On a balmy Thursday evening on November 2nd , the year of the new millennium, ten civilians waiting for their daily bus to arrive were shot down before they could even board by a group run by the Indian Parliamentary Forces called the Assam Rifles in Imphal, Manipur. The ten victims included those of a senior citizen and a 18 year old young woman, who also ironically happens to be a National Child Bravery Award Winner.
The news which flashed bright on the next day’s newspaper’s didn’t seem to stir much provocation or outrage amongst the public. Nobody, but one 28 year old woman was deeply affected by this madness.
Irom Chanu Sharmila, until the unfateful day of November 2nd was just like any young girl who had hopes and aspirations to make it big in life and loved gorging on cakes and pastries. But that was her last time she’d indulge her sweet tooth.
In protest to the unlawful killings which was considered legitimate by the Armed Forces Special Powers Act, 1958, Sharmila decided to fast until the act gets repealed by the Indian Government. She hasn’t touched water or food for the last ten years.
Ms. Sharmila who considers Mahatma Gandhi her role model began her fast unto death but has lead to a decade long of being incarcerated by the Police. The Act which she is banally against is one which allows Police forces to detain local residents on mere suspicision on being rebels and without any sort of a warrant. Reports of torture, disappearances and deaths were common, with women often being caught in the cross-fire between insurgents and the military. Long criticized by human rights groups, the act grants expanded powers to the armed forces to search, arrest and, under some circumstances, use lethal force against, civilians.
Her steely resolve stems from the greater love for humanity and the step-motherly treatment of her fellow Manipuris by the Government. For the last decade, the Police forces have been arresting her time and again, once every year on charges of “an attempt to suicide”. But this hasn’t deterred her will one bit. She’s got her mother’s blessings and her elder brother’s complete support to continue the fast.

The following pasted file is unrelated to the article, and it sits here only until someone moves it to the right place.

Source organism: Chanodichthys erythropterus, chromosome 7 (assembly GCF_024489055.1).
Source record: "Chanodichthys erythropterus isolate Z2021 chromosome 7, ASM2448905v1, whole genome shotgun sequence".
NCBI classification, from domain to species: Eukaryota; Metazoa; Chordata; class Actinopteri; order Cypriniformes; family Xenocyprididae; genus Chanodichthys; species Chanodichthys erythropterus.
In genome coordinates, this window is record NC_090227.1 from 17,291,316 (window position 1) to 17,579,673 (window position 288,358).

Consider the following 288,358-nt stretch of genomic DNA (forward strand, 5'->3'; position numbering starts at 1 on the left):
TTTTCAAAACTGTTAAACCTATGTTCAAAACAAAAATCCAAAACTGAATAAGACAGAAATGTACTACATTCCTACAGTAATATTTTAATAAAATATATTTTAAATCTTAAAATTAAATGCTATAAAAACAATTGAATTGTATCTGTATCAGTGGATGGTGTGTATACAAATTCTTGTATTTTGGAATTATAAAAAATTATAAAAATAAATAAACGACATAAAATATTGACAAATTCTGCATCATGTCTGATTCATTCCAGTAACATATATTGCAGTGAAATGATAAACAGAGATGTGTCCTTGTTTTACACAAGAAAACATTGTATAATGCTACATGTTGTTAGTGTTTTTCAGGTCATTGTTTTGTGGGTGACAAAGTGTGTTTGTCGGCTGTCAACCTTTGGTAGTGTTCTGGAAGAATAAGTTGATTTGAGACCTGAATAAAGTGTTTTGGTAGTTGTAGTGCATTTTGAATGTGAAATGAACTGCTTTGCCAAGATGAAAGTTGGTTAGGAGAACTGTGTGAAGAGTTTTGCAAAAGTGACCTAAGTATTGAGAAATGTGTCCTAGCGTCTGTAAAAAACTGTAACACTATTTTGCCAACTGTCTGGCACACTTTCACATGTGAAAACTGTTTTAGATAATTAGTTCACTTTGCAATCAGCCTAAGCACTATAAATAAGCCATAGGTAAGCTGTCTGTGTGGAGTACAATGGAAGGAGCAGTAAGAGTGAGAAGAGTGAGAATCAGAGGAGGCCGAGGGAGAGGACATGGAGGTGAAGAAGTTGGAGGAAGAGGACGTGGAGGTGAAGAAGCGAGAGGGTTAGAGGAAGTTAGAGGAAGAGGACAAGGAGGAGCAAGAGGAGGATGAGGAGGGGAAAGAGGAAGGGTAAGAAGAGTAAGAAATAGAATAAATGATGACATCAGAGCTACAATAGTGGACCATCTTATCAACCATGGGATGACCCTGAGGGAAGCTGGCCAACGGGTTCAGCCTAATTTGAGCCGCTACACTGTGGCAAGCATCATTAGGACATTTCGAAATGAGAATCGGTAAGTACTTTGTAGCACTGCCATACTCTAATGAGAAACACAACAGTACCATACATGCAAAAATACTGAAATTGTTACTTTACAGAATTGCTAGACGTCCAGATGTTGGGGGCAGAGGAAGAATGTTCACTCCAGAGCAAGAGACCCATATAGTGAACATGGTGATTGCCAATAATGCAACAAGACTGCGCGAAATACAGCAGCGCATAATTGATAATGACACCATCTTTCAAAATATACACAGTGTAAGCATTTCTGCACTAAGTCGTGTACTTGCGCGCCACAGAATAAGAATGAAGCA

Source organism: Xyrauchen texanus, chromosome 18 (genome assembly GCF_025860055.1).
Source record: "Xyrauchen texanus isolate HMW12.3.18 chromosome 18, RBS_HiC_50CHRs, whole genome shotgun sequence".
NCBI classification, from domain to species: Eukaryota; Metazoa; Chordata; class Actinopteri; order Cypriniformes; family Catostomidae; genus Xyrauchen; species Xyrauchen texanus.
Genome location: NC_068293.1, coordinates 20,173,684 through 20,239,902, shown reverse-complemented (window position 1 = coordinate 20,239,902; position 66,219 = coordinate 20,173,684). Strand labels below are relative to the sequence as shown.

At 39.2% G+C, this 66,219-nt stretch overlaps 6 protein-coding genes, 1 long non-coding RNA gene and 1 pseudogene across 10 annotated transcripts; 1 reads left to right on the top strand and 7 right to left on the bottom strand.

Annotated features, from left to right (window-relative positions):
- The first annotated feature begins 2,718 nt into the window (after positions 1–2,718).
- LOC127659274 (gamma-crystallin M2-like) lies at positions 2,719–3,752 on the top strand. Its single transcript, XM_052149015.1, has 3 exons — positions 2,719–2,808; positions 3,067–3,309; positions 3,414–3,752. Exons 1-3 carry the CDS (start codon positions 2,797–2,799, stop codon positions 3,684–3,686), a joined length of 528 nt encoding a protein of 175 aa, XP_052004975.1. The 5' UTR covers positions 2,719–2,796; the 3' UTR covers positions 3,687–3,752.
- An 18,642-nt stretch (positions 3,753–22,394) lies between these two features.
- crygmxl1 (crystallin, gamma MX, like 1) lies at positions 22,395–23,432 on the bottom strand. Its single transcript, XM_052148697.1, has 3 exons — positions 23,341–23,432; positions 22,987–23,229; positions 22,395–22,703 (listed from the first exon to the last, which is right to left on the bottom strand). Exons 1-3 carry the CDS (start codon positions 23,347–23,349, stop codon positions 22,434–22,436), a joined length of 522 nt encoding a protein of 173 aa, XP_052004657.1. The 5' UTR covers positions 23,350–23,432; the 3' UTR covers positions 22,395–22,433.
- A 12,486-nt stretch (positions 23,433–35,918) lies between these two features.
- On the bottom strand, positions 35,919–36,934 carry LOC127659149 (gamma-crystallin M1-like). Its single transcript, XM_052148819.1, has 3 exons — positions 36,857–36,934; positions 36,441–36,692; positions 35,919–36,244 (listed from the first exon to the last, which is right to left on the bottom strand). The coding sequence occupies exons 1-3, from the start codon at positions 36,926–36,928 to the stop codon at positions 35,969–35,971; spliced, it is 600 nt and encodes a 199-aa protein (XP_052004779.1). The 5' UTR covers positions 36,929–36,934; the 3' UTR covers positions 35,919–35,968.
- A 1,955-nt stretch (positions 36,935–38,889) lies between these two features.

She has been currently detained at the Jawarharlal Nehru’s Institute of Medical science where she is forcefully fed a diet of complex carbohydrates and proteins through a tube three times a day. She spends the rest of the time reading Manipuri literature and poetry, all presented to her by her various supporters from across the world. Sharmila believes that Yoga for three hours a day keeps her body as strong as the mightest and healthiest of human beings. Food and drink is considered a luxury she cannot afford at this hour of time.
Sharmila’s resoluteness has been set as an example amongst her people.
In July 2004, Thangjama Manorama was allegedly raped and killed by the Security Forces. The discovery of her bullet-ridden body provoked a dozen Manipuri women to strip completely and protest with banners saying “Indian Army, Rape Us!” One of the women, L. Gyaneshori, was quoted as saying, “The women of Manipur have been disrobed by the A.F.S.P.A.,” using the initials for the special powers act. “We are still naked.”
Innocent women end up paying the brunt of the heated crossfire between the Security Forces and Rebel leaders. In 2007, The Manipur Women Gun Survivors Network was to assist victims of the violence against women.
The most recent development has been Sharmila finding love. And that love happens to be a Britisher who is now based in Nepal who recently sent her a brand new laptop, among other books. The books have been sent to her mostly by her admirers, among who is someone very special. Sharmila says with a smile that lights up her face, “Most of the books come from the man I love.”
Out of determination that water does not enter her body, Irom Sharmila cleans her teeth with cotton wool. She has stopped mensurating, her skin is pale, hair thinning, but the sparkle in her eyes never seems to fade away.